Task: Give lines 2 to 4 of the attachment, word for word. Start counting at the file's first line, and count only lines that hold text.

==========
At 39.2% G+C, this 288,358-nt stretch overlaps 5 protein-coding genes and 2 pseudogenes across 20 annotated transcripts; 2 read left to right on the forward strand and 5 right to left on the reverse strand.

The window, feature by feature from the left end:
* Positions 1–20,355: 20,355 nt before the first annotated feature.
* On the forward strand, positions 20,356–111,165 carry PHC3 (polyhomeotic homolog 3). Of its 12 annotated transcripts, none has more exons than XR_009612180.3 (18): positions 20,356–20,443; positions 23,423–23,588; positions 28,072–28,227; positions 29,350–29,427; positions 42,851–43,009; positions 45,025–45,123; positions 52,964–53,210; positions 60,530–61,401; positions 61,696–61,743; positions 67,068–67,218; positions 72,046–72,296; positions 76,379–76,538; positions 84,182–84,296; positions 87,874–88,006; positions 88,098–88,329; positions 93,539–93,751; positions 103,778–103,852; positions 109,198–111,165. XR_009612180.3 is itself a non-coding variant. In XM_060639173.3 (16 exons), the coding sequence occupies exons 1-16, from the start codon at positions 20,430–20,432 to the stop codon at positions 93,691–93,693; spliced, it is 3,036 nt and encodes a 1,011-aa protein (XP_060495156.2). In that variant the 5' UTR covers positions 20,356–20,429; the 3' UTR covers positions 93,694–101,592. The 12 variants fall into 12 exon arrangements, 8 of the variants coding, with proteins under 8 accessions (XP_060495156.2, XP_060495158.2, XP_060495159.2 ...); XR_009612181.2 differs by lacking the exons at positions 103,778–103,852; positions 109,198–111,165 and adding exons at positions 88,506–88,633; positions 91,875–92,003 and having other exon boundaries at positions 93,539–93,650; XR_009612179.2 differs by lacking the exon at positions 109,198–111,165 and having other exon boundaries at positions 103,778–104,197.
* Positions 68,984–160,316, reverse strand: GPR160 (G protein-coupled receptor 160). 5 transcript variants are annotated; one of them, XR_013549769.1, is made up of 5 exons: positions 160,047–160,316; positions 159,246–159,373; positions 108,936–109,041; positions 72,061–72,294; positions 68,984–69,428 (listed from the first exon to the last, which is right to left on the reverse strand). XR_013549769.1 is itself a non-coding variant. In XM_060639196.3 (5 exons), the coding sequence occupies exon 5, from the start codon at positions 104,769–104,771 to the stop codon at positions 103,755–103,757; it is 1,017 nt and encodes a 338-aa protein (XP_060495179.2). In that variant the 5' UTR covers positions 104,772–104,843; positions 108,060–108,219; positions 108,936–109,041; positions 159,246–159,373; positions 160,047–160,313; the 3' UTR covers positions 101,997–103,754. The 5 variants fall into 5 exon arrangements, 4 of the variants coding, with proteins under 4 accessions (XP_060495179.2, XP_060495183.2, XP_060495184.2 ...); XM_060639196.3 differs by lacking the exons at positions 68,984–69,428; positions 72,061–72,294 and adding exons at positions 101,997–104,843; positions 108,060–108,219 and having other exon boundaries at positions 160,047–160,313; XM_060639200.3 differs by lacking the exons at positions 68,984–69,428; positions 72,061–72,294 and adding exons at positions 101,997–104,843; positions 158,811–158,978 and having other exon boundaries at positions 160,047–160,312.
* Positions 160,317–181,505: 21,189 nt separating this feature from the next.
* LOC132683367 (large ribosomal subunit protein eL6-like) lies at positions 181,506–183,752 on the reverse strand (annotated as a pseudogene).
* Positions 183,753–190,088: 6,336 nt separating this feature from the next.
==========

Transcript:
The window, feature by feature from the left end:
* Positions 1–20,355: 20,355 nt before the first annotated feature.
* On the forward strand, positions 20,356–111,165 carry PHC3 (polyhomeotic homolog 3). Of its 12 annotated transcripts, none has more exons than XR_009612180.3 (18): positions 20,356–20,443; positions 23,423–23,588; positions 28,072–28,227; positions 29,350–29,427; positions 42,851–43,009; positions 45,025–45,123; positions 52,964–53,210; positions 60,530–61,401; positions 61,696–61,743; positions 67,068–67,218; positions 72,046–72,296; positions 76,379–76,538; positions 84,182–84,296; positions 87,874–88,006; positions 88,098–88,329; positions 93,539–93,751; positions 103,778–103,852; positions 109,198–111,165. XR_009612180.3 is itself a non-coding variant. In XM_060639173.3 (16 exons), the coding sequence occupies exons 1-16, from the start codon at positions 20,430–20,432 to the stop codon at positions 93,691–93,693; spliced, it is 3,036 nt and encodes a 1,011-aa protein (XP_060495156.2). In that variant the 5' UTR covers positions 20,356–20,429; the 3' UTR covers positions 93,694–101,592. The 12 variants fall into 12 exon arrangements, 8 of the variants coding, with proteins under 8 accessions (XP_060495156.2, XP_060495158.2, XP_060495159.2 ...); XR_009612181.2 differs by lacking the exons at positions 103,778–103,852; positions 109,198–111,165 and adding exons at positions 88,506–88,633; positions 91,875–92,003 and having other exon boundaries at positions 93,539–93,650; XR_009612179.2 differs by lacking the exon at positions 109,198–111,165 and having other exon boundaries at positions 103,778–104,197.